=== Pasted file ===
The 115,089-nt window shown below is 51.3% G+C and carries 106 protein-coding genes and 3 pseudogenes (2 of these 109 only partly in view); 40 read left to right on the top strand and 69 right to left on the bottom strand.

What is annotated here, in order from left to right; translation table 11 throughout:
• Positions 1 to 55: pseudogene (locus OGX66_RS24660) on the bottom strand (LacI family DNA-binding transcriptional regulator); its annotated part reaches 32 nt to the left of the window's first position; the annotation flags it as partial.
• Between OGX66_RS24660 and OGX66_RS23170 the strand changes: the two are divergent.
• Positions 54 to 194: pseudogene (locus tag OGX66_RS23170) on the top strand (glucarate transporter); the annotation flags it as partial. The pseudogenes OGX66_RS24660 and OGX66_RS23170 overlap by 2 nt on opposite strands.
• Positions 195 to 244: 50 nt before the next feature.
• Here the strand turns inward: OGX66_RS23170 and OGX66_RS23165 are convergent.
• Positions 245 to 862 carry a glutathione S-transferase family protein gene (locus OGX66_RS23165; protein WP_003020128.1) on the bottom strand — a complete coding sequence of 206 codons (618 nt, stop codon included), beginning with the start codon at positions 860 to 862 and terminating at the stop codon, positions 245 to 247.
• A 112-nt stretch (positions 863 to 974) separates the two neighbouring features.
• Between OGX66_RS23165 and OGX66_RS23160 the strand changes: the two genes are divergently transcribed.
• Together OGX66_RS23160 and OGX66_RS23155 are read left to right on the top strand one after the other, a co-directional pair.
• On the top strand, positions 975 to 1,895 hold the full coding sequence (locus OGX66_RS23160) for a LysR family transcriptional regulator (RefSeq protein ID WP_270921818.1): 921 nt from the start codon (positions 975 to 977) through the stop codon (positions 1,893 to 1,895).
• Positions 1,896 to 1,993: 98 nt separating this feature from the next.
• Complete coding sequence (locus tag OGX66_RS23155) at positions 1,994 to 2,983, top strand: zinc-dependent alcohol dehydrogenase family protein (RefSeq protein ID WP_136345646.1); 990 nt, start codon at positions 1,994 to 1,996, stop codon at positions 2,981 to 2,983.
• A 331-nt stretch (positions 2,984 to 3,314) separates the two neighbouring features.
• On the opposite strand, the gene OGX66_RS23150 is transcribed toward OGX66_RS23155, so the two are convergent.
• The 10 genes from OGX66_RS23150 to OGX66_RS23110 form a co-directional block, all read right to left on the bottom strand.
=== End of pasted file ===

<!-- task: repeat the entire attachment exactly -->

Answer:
The 115,089-nt window shown below is 51.3% G+C and carries 106 protein-coding genes and 3 pseudogenes (2 of these 109 only partly in view); 40 read left to right on the top strand and 69 right to left on the bottom strand.

What is annotated here, in order from left to right; translation table 11 throughout:
• Positions 1 to 55: pseudogene (locus OGX66_RS24660) on the bottom strand (LacI family DNA-binding transcriptional regulator); its annotated part reaches 32 nt to the left of the window's first position; the annotation flags it as partial.
• Between OGX66_RS24660 and OGX66_RS23170 the strand changes: the two are divergent.
• Positions 54 to 194: pseudogene (locus tag OGX66_RS23170) on the top strand (glucarate transporter); the annotation flags it as partial. The pseudogenes OGX66_RS24660 and OGX66_RS23170 overlap by 2 nt on opposite strands.
• Positions 195 to 244: 50 nt before the next feature.
• Here the strand turns inward: OGX66_RS23170 and OGX66_RS23165 are convergent.
• Positions 245 to 862 carry a glutathione S-transferase family protein gene (locus OGX66_RS23165; protein WP_003020128.1) on the bottom strand — a complete coding sequence of 206 codons (618 nt, stop codon included), beginning with the start codon at positions 860 to 862 and terminating at the stop codon, positions 245 to 247.
• A 112-nt stretch (positions 863 to 974) separates the two neighbouring features.
• Between OGX66_RS23165 and OGX66_RS23160 the strand changes: the two genes are divergently transcribed.
• Together OGX66_RS23160 and OGX66_RS23155 are read left to right on the top strand one after the other, a co-directional pair.
• On the top strand, positions 975 to 1,895 hold the full coding sequence (locus OGX66_RS23160) for a LysR family transcriptional regulator (RefSeq protein ID WP_270921818.1): 921 nt from the start codon (positions 975 to 977) through the stop codon (positions 1,893 to 1,895).
• Positions 1,896 to 1,993: 98 nt separating this feature from the next.
• Complete coding sequence (locus tag OGX66_RS23155) at positions 1,994 to 2,983, top strand: zinc-dependent alcohol dehydrogenase family protein (RefSeq protein ID WP_136345646.1); 990 nt, start codon at positions 1,994 to 1,996, stop codon at positions 2,981 to 2,983.
• A 331-nt stretch (positions 2,984 to 3,314) separates the two neighbouring features.
• On the opposite strand, the gene OGX66_RS23150 is transcribed toward OGX66_RS23155, so the two are convergent.
• The 10 genes from OGX66_RS23150 to OGX66_RS23110 form a co-directional block, all read right to left on the bottom strand.